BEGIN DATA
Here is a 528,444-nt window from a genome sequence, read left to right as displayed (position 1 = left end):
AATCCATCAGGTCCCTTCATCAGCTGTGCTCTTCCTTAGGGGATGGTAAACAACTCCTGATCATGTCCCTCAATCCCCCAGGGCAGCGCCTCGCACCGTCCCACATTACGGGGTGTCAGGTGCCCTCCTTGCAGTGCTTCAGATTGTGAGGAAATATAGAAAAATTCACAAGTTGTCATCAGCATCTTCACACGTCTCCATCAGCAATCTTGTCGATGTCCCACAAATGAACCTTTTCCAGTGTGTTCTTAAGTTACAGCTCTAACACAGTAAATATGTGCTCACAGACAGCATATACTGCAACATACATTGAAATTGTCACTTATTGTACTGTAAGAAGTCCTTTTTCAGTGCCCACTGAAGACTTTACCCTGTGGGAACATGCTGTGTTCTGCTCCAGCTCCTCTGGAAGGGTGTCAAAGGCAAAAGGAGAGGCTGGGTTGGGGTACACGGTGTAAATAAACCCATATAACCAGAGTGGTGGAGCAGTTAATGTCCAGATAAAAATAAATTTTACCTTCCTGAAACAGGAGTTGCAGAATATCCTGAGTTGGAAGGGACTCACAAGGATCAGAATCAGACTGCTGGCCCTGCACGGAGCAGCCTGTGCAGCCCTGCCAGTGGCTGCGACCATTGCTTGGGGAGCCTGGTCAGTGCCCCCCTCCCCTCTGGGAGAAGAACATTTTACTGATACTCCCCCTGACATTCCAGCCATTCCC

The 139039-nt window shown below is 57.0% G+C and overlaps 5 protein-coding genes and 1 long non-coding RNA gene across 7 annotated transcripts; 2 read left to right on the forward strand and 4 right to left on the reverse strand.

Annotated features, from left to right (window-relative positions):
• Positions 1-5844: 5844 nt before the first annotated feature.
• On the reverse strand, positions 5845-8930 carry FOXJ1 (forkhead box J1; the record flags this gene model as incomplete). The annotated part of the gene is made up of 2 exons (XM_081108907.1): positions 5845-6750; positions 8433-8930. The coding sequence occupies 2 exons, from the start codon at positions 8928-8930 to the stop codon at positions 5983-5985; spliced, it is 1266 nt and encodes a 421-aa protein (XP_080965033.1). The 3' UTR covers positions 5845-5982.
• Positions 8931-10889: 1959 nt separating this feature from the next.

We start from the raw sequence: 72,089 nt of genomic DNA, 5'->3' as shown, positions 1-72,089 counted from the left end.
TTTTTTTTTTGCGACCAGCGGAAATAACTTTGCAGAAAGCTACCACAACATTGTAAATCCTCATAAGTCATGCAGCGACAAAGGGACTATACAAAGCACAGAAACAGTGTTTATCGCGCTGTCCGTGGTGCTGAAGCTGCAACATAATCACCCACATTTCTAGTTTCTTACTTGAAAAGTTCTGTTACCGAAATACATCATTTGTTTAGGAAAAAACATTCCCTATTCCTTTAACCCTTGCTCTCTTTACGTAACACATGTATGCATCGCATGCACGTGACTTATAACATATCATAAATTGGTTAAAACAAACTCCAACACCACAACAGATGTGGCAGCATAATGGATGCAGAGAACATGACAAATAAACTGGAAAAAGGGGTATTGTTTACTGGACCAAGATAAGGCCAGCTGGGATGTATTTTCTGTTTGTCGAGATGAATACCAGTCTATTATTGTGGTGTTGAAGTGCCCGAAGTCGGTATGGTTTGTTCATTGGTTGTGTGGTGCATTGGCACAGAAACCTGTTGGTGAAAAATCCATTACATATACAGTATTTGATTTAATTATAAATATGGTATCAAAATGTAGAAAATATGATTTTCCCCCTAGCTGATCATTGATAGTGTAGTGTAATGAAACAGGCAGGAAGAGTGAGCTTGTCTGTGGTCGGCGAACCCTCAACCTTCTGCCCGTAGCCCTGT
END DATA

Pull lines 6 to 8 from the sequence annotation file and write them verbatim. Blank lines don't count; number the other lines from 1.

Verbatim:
• On the reverse strand, positions 5845-8930 carry FOXJ1 (forkhead box J1; the record flags this gene model as incomplete). The annotated part of the gene is made up of 2 exons (XM_081108907.1): positions 5845-6750; positions 8433-8930. The coding sequence occupies 2 exons, from the start codon at positions 8928-8930 to the stop codon at positions 5983-5985; spliced, it is 1266 nt and encodes a 421-aa protein (XP_080965033.1). The 3' UTR covers positions 5845-5982.
• Positions 8931-10889: 1959 nt separating this feature from the next.

We start from the raw sequence: 72,089 nt of genomic DNA, 5'->3' as shown, positions 1-72,089 counted from the left end.